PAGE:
Assessment of common red blood cell pretreatments to yield an accurate serologic antigen phenotype compared with genotype-predicted phenotype

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Immunohematology

American National Red Cross

Subject: Medical Laboratory Technology

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ISSN: 0894-203X
eISSN: 1930-3955

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Volume 33 (2020)
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VOLUME 33 , ISSUE 4 (Mar 2020) > List of articles

Assessment of common red blood cell pretreatments to yield an accurate serologic antigen phenotype compared with genotype-predicted phenotype

T. Horn * / J. Hamilton / J. Kosanke / V.W. Hare / W. Kluver / W. Beres / S. Nance / M.A. Keller

Keywords : antigen phenotype, microhematocrit separation, EDTA glycine acid (EGA), hypotonic saline wash, RBC genotyping

Citation Information : Immunohematology. Volume 33, Issue 4, Pages 147-151, DOI: https://doi.org/10.21307/immunohematology-2019-020

License : (CC-BY-NC-ND 4.0)

Published Online: 30-March-2020

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ABSTRACT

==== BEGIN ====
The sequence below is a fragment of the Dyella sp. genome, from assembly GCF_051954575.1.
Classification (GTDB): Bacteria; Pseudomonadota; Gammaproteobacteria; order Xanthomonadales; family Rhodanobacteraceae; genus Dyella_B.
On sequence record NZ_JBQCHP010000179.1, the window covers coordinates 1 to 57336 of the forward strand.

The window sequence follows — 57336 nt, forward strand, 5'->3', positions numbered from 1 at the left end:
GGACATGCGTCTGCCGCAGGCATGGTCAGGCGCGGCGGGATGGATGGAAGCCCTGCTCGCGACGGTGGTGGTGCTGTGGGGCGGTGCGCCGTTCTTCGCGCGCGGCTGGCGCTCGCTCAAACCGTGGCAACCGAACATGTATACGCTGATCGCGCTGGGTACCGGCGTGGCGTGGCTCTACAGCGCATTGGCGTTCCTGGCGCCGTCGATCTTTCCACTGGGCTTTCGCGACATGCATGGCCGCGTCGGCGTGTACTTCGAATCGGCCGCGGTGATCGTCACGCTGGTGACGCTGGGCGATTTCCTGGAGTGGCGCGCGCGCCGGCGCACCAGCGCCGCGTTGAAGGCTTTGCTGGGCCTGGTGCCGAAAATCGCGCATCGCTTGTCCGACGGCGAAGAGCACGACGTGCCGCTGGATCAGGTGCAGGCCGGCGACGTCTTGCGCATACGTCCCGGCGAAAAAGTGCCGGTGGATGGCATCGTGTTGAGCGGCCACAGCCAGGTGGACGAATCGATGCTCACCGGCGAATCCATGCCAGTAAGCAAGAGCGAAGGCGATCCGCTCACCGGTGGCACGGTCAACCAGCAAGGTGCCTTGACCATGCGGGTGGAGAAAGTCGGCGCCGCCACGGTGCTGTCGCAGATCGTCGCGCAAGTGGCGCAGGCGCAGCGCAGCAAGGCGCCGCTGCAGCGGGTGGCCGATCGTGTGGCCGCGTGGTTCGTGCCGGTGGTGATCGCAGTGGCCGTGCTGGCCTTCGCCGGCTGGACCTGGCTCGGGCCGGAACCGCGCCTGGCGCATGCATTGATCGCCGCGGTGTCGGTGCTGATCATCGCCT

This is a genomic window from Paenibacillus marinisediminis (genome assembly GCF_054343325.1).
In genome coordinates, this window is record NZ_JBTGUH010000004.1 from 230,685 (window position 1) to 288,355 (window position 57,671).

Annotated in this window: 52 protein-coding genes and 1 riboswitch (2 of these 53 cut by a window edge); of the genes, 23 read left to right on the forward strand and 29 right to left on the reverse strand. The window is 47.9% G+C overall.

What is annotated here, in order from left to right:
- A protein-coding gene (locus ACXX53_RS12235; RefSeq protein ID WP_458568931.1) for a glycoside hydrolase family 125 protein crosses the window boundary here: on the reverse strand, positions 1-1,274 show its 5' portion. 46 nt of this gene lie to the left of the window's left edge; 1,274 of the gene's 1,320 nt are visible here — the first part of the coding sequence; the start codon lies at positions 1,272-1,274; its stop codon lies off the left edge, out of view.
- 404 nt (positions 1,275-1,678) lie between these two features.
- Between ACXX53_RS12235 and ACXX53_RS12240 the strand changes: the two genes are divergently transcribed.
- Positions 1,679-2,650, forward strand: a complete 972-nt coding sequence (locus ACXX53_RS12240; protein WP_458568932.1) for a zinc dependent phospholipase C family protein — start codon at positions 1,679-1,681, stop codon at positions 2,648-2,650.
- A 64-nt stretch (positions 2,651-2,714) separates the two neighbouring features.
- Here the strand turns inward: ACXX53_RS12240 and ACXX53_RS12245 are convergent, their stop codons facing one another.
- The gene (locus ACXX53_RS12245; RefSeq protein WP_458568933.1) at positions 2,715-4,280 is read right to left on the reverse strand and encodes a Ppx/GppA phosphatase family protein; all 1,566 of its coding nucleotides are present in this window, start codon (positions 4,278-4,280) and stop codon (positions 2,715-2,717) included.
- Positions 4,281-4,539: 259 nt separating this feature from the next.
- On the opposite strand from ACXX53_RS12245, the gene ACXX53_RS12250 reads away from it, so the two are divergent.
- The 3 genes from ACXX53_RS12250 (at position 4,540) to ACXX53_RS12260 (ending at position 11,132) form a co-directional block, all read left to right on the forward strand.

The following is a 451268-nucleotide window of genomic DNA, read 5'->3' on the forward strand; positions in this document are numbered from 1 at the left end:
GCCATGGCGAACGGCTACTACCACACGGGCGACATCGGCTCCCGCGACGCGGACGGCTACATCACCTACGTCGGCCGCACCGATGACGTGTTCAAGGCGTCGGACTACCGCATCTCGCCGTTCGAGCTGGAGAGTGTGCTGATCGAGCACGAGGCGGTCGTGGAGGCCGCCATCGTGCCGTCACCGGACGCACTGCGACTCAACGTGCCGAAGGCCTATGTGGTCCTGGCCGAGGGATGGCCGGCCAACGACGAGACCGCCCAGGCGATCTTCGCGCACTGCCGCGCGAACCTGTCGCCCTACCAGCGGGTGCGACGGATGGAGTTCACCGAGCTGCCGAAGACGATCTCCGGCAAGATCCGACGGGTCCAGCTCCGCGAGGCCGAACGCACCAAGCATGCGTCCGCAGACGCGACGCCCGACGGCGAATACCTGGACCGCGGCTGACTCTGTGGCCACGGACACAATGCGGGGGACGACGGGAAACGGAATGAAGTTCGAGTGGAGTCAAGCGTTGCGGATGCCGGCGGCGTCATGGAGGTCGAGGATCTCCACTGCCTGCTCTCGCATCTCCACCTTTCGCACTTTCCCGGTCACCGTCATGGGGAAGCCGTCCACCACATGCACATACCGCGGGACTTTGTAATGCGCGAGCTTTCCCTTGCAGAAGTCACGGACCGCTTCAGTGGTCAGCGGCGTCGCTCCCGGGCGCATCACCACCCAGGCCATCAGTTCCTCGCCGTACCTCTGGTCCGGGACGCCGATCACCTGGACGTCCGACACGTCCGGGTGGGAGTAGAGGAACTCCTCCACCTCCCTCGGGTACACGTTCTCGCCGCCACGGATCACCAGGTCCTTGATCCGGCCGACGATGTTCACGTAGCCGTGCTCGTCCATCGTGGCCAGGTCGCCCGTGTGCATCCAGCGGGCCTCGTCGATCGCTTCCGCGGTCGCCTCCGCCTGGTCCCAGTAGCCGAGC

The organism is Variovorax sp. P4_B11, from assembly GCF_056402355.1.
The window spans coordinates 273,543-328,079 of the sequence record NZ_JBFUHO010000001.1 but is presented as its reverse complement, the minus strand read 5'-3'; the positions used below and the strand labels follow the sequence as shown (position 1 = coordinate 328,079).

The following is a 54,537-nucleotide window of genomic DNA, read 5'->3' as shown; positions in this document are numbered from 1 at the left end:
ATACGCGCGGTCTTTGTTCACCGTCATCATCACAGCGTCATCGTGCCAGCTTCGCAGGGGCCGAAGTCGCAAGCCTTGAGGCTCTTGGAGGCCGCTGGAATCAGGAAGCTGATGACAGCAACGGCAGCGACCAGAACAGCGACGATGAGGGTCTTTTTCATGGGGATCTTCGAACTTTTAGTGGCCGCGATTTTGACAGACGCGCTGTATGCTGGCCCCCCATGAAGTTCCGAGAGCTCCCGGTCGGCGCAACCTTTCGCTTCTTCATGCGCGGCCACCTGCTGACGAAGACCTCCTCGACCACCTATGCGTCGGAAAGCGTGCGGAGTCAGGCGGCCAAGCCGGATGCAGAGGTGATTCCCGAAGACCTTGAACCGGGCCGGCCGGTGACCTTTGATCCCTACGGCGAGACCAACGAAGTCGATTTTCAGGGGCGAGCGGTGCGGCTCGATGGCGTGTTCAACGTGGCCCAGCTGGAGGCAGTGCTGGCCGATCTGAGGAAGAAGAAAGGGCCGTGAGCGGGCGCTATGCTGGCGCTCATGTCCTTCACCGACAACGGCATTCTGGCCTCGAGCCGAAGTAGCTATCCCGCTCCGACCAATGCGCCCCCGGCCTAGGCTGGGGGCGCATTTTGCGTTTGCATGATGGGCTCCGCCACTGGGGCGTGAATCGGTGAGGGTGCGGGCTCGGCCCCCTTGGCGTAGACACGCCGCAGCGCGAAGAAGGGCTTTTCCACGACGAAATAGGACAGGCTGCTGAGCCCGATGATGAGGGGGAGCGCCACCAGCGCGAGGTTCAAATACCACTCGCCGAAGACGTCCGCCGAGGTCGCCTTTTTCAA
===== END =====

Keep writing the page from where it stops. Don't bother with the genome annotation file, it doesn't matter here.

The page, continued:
For patients requiring multiple transfusions and patients with positive direct antiglobulin tests (DATs), an extended red blood cell (RBC) phenotype can provide valuable information and help to determine the risk of forming alloantibodies. In some instances, the phenotype may be used for prophylactic matching. Phenotyping in this patient population is often hindered by the presence of circulating donor cells and/or by a positive DAT. Several methods, such as EDTA glycine acid (EGA) treatment to remove IgG, hypotonic saline wash to separate autologous RBCs, or reticulocyte separation, are often used in these situations to isolate patient RBCs for serologic phenotyping. This study aimed to determine the accuracy of each RBC pretreatment method by comparing serologically determined antigen types with those predicted by RBC genotyping. Forty-eight peripheral blood samples from recently transfused patients were phenotyped for selected antigens in the Rh, Kell, MNS, Duffy, and Kidd systems. Treatment methods for the sample sets were reticulocyte separation (N = 12), EGA (N = 16), and hypotonic saline wash (N = 20). DNA was extracted using standard methods, and genotyping was performed using the HEA BeadChip panel. In addition, 21 samples positive for RBC-bound IgG were EGA-treated up to two times. These samples were analyzed pre- and post-EGA treatment for RBC-bound IgG by tube DAT and by flow cytometry with fluorescein isothiocyanate–labeled anti-human IgG. After reticulocyte separation, 3 of the 12 samples had discordant types with one antigen each: Fyb, N, and K; serologic results were negative compared with genotype-predicted positive phenotype results. The EGA-treated sample set showed one discordant type: Fyb; serologic results were negative compared with genotype-predicted positive phenotype results. Four of the 20 samples had discordant types involving the following antigens: Fyb, N, e, and M; serologic results were negative compared with genotype-predicted positive phenotype results. After EGA treatment of 21 samples, 14 (67%) were negative for RBC-bound IgG by tube DAT, and 7 remained positive. Using flow cytometry, EGA treatment rendered only 4 samples negative, and 17 remained positive. In the antigen testing sample set of 48 samples, 10 of 511 total antigen types tested were discordant. Discordant types were most frequent in the hypotonic saline wash sample set (N = 6). In the flow cytometry sample set, 48 percent of the samples negative by tube DAT after EGA elution had detectable RBC-bound IgG by flow cytometry. These findings suggest that caution should be taken when using phenotype results from all pretreated RBCs and support the use of RBC genotyping to predict RBC antigen expression in samples from recently transfused patients.

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